A Montana legislative committee wants more answers from the U.S. Department of Agriculture about claims that meat processors in the state have faced harassment from food safety inspectors.
The Economic Affairs Interim Committee voted Wednesday to send a letter to the department, calling for an independent investigation of allegations about the Food Safety and Inspection Service.
"The public has a right to know how FSIS regulations are being implemented by both federal and state inspectors and whether these inspections are being done uniformly,” the letter said.
The letter also states the agency should make an apology to the affected businesses if any wrongdoing is confirmed.
The most prominent allegations of harassment involve Riley Meats, a processing facility in Butte.
Owner Bart Riley claims a federal food safety inspector has targeted his business for years, citing him for violations that have no basis in federal regulations.
“It doesn’t really if you’re Republican or Democrat, or live in a town or live out in the country,” said Rep. Nate McConnell, a Democrat from Missoula. “This is an issue that affects all of us. This is somebody who comes in and simply makes up rules and then punishes somebody for not having followed those made-up rules. We don’t like that in Montana. Our voice is united.”
U.S. Sens. Steve Daines and Jon Tester and Rep. Greg Gianforte previously signed a letter calling for the department to release more information about the claims of misconduct and about any steps that have been taken to address them.
The Economic Affairs Interim Committee also heard updates Wednesday about how a massive proposed food processing plant outside Great Falls could affect Montana’s livestock industries.
The Madison Food Park would be built on 3,000 acres of undeveloped land about 8 miles east of Great Falls.
The Canadian company Friesen Foods plans to create processing facilities for cattle, pigs and poultry, along with a cheese plant and a distilling facility.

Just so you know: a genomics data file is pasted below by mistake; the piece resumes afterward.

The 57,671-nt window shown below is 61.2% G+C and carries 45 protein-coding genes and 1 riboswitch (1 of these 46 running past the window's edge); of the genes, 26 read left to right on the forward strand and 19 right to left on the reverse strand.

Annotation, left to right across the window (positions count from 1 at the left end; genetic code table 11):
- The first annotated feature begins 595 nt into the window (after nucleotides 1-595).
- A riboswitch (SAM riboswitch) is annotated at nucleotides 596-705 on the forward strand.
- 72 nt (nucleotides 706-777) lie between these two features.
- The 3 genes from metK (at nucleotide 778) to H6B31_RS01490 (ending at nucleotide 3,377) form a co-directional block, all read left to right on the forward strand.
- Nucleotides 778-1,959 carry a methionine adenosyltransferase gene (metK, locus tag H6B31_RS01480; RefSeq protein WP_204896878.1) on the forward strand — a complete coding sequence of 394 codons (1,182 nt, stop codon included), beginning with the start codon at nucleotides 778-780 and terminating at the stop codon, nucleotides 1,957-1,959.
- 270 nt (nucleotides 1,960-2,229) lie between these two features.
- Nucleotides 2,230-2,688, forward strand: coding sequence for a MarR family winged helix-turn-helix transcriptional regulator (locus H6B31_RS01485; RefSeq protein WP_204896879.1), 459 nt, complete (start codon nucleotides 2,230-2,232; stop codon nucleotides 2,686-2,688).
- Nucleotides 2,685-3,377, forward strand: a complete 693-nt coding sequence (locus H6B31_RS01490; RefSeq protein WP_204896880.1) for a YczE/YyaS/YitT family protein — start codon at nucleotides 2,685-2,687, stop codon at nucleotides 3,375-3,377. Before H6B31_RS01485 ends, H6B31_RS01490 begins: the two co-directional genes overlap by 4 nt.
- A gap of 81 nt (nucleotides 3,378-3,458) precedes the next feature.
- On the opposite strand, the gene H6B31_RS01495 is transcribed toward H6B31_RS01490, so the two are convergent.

According to leaders, once the food park reaches its top capacity, it could support up to 3,000 jobs.
Mike Honeycutt, executive officer with the state Board of Livestock, told lawmakers the plant could bring big changes to livestock production in Montana.
He estimated it could take at least 50 new farms in the state to produce enough chickens to meet the plant’s demand. New infrastructure might also have to be built for expanded hog production.
The food park could also change the way Montana cattle ranchers do business.
Currently, most cattle raised in the state are shipped elsewhere to be slaughtered and processed.
But Honeycutt said the plant would have the capacity to process hundreds of thousands of cattle each year.
He said some might have to be brought in from outside the state to meet those requirements.
“We already do have a lot of breeding livestock that come into the state of Montana, so we are set up to receive and inspect and properly handle if we become a beef import state, which is very different from what we are today,” he said.
Honeycutt told lawmakers many people in the Great Falls area are strongly supportive of the food park because of the economic benefits it would bring.
But he said many others oppose it over concerns about its effect on neighboring properties along with potential environmental effects and strain on local services.